Pinellas County’s registered voters turned out in near-record numbers to participate in the Nov. 3 general election that decided the winners of national, state and local races.
According to preliminary numbers posted at the supervisor of elections website, the turnout didn’t quite reach the record set in 1992 of 85.17%. Bill Clinton defeated George H.W. Bush that year with 429,674 ballots cast out of 504,465 registered eligible voters that year.
Voter turnout for Nov. 3, 2020, was 79.19% with 563,384 ballots cast, including a record-setting 347,311 mail ballots or 61.76%. Another 112,200 or 19.92% voted early and 103,252 or 18.33% went to the polls on Election Day.
The previous second place record was set in 2004 with 77.47% turnout. George W. Bush defeated John Kerry for a second term as president. In that election 457,848 ballots were cast with 617,958 eligible to vote.
During the last presidential election in 2016, when Donald Trump defeated Hillary Clinton, voter turnout in Pinellas was 77.39% with 502,113 ballots cast, including 254,823 mail ballots — the previous mail ballot record.
The battle for votes in the presidential race was extremely close in Pinellas on Tuesday night with 49.46% checking the box for Joe Biden and 49.22% favoring Donald Trump. Early statewide results showed Trump on top with 50.85% of the vote to 48.26% for Biden.
For the most part, Pinellas County voters favored the incumbents in nearly all local races for constitutional officers and county commission, according to preliminary results with more than 95% of precincts reporting.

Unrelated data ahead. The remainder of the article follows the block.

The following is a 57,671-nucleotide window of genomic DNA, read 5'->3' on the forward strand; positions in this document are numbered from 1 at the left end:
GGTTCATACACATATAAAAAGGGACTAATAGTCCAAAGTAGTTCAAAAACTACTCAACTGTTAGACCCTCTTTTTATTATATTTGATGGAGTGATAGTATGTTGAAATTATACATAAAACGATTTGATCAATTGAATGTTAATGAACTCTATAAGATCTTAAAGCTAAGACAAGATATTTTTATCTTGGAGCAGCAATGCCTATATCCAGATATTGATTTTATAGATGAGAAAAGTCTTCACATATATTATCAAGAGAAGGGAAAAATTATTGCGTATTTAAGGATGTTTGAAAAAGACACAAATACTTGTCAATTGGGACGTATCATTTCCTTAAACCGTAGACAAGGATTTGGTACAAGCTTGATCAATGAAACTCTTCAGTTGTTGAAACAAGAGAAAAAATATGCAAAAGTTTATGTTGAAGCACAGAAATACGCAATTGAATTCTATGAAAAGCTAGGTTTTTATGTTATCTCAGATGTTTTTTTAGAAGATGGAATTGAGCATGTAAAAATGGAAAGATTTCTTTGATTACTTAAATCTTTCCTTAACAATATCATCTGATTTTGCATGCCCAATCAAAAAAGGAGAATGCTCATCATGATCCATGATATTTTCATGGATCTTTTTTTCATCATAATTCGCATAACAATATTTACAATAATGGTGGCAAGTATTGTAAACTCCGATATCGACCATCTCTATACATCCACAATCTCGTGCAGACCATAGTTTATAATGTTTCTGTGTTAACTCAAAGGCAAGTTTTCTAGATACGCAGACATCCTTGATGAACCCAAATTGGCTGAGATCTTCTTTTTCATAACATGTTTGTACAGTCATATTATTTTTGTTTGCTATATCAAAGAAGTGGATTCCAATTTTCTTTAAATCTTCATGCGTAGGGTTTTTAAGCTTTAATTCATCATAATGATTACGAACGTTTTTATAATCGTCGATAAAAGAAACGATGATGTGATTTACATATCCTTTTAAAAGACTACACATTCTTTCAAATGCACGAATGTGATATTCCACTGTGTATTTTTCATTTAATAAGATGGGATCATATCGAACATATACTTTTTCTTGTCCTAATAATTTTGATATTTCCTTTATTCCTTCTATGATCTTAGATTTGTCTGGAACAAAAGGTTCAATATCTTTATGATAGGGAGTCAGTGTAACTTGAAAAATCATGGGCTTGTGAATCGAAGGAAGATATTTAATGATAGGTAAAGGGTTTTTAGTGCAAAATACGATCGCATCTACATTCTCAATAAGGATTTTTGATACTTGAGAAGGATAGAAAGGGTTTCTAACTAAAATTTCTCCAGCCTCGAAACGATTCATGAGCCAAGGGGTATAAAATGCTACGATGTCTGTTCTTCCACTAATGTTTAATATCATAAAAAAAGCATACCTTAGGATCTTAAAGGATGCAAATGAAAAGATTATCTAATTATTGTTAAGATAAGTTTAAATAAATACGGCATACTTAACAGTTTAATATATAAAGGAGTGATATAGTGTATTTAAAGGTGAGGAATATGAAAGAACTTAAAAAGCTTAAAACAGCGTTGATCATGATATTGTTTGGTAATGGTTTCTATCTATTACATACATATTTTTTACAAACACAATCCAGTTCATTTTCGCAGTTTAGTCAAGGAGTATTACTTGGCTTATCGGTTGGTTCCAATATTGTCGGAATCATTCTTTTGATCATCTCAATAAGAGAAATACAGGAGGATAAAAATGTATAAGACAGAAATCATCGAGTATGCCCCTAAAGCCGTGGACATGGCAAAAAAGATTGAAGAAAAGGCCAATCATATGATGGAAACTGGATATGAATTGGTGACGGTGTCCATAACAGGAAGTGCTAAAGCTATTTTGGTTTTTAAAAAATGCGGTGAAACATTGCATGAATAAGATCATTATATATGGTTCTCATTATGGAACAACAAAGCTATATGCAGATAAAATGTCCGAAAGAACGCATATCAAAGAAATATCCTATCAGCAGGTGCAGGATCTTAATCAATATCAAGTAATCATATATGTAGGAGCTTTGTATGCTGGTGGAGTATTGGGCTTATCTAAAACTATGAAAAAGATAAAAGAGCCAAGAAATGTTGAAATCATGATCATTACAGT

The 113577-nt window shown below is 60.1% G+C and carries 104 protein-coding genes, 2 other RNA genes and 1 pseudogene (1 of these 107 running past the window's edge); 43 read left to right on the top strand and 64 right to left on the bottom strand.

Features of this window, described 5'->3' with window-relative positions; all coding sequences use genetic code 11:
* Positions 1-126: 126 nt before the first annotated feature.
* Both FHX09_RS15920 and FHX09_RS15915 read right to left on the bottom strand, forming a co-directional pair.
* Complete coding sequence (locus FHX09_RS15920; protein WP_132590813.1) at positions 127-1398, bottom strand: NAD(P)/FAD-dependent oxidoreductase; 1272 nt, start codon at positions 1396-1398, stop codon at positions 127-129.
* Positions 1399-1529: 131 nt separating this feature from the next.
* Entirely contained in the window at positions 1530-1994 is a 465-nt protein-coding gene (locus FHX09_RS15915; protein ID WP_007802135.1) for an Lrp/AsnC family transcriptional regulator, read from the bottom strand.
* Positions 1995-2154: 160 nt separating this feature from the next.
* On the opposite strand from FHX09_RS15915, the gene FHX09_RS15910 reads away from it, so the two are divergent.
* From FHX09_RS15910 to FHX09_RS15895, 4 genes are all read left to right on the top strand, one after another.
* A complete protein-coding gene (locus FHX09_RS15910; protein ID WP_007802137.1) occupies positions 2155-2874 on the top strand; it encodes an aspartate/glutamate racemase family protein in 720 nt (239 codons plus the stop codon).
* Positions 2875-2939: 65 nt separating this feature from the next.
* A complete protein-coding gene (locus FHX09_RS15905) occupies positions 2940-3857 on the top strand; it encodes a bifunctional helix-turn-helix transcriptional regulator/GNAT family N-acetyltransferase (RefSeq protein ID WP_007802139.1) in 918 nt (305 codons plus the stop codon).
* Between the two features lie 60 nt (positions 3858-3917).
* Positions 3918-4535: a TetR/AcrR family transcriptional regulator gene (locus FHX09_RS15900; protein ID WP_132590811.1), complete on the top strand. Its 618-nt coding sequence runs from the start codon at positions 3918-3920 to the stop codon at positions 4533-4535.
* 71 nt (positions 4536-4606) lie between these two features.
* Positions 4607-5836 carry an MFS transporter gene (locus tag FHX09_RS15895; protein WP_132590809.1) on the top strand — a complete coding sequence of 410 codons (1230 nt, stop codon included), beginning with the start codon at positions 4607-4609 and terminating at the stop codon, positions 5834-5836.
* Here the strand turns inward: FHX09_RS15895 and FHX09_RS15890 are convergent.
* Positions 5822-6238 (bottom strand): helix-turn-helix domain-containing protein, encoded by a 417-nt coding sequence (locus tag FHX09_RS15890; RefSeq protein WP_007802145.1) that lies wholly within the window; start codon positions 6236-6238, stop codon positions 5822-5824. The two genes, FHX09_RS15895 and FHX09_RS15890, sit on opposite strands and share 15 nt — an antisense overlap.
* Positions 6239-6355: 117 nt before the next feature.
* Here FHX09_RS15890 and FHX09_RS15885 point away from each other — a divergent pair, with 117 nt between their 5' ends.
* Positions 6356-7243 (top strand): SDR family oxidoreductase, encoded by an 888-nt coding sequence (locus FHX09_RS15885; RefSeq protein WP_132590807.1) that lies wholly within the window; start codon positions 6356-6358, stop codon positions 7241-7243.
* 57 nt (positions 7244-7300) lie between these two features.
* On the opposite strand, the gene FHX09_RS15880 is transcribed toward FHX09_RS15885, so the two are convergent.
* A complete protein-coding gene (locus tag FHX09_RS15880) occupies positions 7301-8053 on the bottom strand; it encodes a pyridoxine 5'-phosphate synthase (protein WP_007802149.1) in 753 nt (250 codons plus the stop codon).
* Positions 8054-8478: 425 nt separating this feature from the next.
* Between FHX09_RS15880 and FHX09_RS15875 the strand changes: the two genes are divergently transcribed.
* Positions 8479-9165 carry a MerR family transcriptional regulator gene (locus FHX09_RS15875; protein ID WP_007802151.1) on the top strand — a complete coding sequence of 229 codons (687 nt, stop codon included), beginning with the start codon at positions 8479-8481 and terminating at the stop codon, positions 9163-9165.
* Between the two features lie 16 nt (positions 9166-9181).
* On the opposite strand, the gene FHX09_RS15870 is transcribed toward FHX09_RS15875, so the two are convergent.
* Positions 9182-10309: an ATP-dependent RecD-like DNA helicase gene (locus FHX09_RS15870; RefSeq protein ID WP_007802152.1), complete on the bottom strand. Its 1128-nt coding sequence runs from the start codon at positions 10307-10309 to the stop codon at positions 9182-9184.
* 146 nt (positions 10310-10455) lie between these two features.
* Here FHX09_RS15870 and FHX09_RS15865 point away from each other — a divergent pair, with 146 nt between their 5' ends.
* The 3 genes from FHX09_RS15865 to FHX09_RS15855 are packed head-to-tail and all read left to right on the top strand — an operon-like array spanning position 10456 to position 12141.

In the race for sheriff, the incumbent, Republican Bob Gualtieri took an early lead, taking 62.54% of the vote to his challenger, Democrat Eliseo Santana with 37.46%.
The incumbent property appraiser, Republican Mike Twitty, had 58.99% of votes cast to 41.01% for Democrat Trevor L. Mallory.
The incumbent tax collector, Republican Charles W. Thomas, had 59.55% of votes to challenger Democrat Joseph Saportas with 40.45%.
Republican Julie Marcus, who was appointed by the governor in June to fill the post of supervisor of elections, also took an early lead, garnering 57.52% of the vote to challenger Democrat Dan Helm with 42.48%
The races for county commission were close. Democrat incumbent Janet Long was ahead with 50.57% of the vote against challenger Republican Larry Ahern with 49.43% of votes for the at-large District 1 seat.
“Tonight’s victory reflects the confidence Pinellas voters have in their county commission, and it reaffirms we are headed in the right direction,” Long said in a press release.
Democrat incumbent Charlie Justice had 50.34% of the vote to 49.66% for challenger Republican Tammy Sue Vasquez for the District 3 at-large position. All registered voters were allowed to vote for the at-large seats.
Democrat Rene Flowers took an early lead, taking 67.37% of the vote to no party affiliate candidate Maria Scruggs with 32.63%. Flowers and Scruggs competed for the District 7, single-member seat, which was left vacant after long-time commissioner Ken Welch decided not to run for re-election. Only voters in District 7 were allowed to vote in that race.
Two school board run-off elections were scheduled on Nov. 3 including the race for the District 1, at-large seat. Laura Hine had 55.61% of votes cast to 44.39% for Stephanie Meyer.
In the second run-off for single member District 7, Caprice Johnson Edmond garnered 56.66% of the vote to 43.34% for Karl Nurse. Only voters that reside in District 7 were allowed to participate.
Pinellas County voters said yes by 79.94% to continue the one-half mill ad valorem tax that goes to help pay for school operating expenses. Approval continues the tax until June 30, 2025.